History of the American Nation by William J. Jackman

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Author: William James Jackman

Foe’s Last Defense

On the morning of November 1 three army corps were in line between the Meuse River and the Bois de Bourgogue. On the right of the 3d Corps had the 5th and 90th Divisions; the 5th Corps occupied the center of the line, with the 89th and 2d Divisions, and was to be the wedge of the attack on the first day, and on the left the 1st Corps deployed the 80th, 77th, and 78th Divisions.

Preceded by two hours of violent artillery preparation, the infantry advanced, closely followed by "accompanying guns." The artillery acquitted itself magnificently, the barrages being so well coordinated and so dense that the enemy was overwhelmed and quickly submerged by the rapid onslaught of the infantry. By nightfall the 5th Corps, in the center, had realized an advance of almost nine kilometers, to the Bois de la Folie, and had completed the capture of the Heights of Barricourt, while the 3d Corps, on the right, had captured Aincreville and Andevanne. Our troops had broken through the enemy’s last defense, captured his artillery positions, and had precipitated a retreat of the German forces about to be isolated in the forest north of Grand Pre. On the 2d and 3d we advanced rapidly against heavy fighting on the front of the right and center corps; to the left the troops of the 1st Corps hurried forward to pursuit, some by motor trucks, while the artillery pressed along the country roads close behind. Our heavy artillery was skillfully brought into position to fire upon the Carignan-Sedan railroad and the junctions at Longuyon and Confians. By the evening of the 4th our troops had reached La Neuville, opposite Stenay, and had swept through the great Forest de Dieulet, reaching the outskirts of Beaumont, while on the left we were eight kilometers north of Boultaux-Bois.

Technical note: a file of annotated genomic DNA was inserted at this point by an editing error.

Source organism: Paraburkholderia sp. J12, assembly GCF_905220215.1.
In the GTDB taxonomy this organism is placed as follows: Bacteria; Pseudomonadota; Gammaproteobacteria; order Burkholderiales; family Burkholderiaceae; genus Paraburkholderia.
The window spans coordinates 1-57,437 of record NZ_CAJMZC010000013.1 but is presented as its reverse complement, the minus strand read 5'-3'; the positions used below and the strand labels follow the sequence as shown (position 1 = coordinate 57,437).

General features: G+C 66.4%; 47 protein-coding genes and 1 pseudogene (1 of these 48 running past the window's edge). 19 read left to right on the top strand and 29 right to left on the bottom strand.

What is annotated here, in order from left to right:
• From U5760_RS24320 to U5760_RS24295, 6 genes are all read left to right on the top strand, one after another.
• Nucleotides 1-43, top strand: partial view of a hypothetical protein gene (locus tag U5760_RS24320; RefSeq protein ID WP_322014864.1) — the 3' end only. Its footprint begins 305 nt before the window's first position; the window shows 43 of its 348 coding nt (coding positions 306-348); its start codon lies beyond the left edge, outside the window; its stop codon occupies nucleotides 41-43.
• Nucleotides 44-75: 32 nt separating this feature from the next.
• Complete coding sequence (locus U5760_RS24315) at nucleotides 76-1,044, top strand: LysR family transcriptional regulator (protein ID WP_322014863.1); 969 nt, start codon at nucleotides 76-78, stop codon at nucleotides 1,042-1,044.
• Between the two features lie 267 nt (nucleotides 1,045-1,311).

The following day the advance continued toward Sedan with increasing swiftness. The 3d Corps, turning eastward, crossed the Meuse in a brilliant operation by the 5th Division, driving the enemy from the heights of Dun-sur-Meuse and forcing a general withdrawal from the strong positions he had so long held on the hills north of Verdun.

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Chicago: William James Jackman, "Foe’s Last Defense," History of the American Nation by William J. Jackman in William J. Jackman, Jacob H. Patton, and Rossiter Johnson. History of the American Nation, 9 Vols. (Chicago: K. Gaynor, 1911), Pp.2542-2543 Original Sources, accessed August 7, 2022, http://www.originalsources.com/Document.aspx?DocID=4A59CJZ89FD7F1G.

MLA: Jackman, William James. "Foe’s Last Defense." History of the American Nation by William J. Jackman, in William J. Jackman, Jacob H. Patton, and Rossiter Johnson. History of the American Nation, 9 Vols. (Chicago: K. Gaynor, 1911), Pp.2542-2543, Original Sources. 7 Aug. 2022. http://www.originalsources.com/Document.aspx?DocID=4A59CJZ89FD7F1G.

Harvard: Jackman, WJ, 'Foe’s Last Defense' in History of the American Nation by William J. Jackman. cited in , William J. Jackman, Jacob H. Patton, and Rossiter Johnson. History of the American Nation, 9 Vols. (Chicago: K. Gaynor, 1911), Pp.2542-2543. Original Sources, retrieved 7 August 2022, from http://www.originalsources.com/Document.aspx?DocID=4A59CJZ89FD7F1G.